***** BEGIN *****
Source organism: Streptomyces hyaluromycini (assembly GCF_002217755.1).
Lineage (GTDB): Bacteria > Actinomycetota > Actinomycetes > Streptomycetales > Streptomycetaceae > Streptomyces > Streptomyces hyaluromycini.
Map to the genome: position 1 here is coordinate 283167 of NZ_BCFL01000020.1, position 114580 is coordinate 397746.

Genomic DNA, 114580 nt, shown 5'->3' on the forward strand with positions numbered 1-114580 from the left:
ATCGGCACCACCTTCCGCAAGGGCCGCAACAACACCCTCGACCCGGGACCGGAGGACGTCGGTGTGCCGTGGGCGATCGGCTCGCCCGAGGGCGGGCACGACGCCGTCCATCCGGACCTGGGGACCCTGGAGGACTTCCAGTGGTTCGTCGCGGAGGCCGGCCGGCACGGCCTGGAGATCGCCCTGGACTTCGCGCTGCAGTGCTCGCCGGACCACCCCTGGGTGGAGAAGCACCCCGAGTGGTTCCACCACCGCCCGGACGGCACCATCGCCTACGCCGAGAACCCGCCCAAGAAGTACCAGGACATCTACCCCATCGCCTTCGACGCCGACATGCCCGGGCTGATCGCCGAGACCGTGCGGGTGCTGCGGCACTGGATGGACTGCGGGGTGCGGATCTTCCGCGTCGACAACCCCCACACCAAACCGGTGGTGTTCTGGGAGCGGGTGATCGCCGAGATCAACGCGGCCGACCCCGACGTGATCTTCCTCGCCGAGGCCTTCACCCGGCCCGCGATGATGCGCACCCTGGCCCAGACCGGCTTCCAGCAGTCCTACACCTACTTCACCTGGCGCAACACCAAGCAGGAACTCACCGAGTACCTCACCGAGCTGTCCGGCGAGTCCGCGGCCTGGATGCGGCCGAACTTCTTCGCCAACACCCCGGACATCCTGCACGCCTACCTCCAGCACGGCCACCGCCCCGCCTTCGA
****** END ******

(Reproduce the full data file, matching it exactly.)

Source organism: Streptomyces hyaluromycini (assembly GCF_002217755.1).
Lineage (GTDB): Bacteria > Actinomycetota > Actinomycetes > Streptomycetales > Streptomycetaceae > Streptomyces > Streptomyces hyaluromycini.
Map to the genome: position 1 here is coordinate 283167 of NZ_BCFL01000020.1, position 114580 is coordinate 397746.

Genomic DNA, 114580 nt, shown 5'->3' on the forward strand with positions numbered 1-114580 from the left:
ATCGGCACCACCTTCCGCAAGGGCCGCAACAACACCCTCGACCCGGGACCGGAGGACGTCGGTGTGCCGTGGGCGATCGGCTCGCCCGAGGGCGGGCACGACGCCGTCCATCCGGACCTGGGGACCCTGGAGGACTTCCAGTGGTTCGTCGCGGAGGCCGGCCGGCACGGCCTGGAGATCGCCCTGGACTTCGCGCTGCAGTGCTCGCCGGACCACCCCTGGGTGGAGAAGCACCCCGAGTGGTTCCACCACCGCCCGGACGGCACCATCGCCTACGCCGAGAACCCGCCCAAGAAGTACCAGGACATCTACCCCATCGCCTTCGACGCCGACATGCCCGGGCTGATCGCCGAGACCGTGCGGGTGCTGCGGCACTGGATGGACTGCGGGGTGCGGATCTTCCGCGTCGACAACCCCCACACCAAACCGGTGGTGTTCTGGGAGCGGGTGATCGCCGAGATCAACGCGGCCGACCCCGACGTGATCTTCCTCGCCGAGGCCTTCACCCGGCCCGCGATGATGCGCACCCTGGCCCAGACCGGCTTCCAGCAGTCCTACACCTACTTCACCTGGCGCAACACCAAGCAGGAACTCACCGAGTACCTCACCGAGCTGTCCGGCGAGTCCGCGGCCTGGATGCGGCCGAACTTCTTCGCCAACACCCCGGACATCCTGCACGCCTACCTCCAGCACGGCCACCGCCCCGCCTTCGA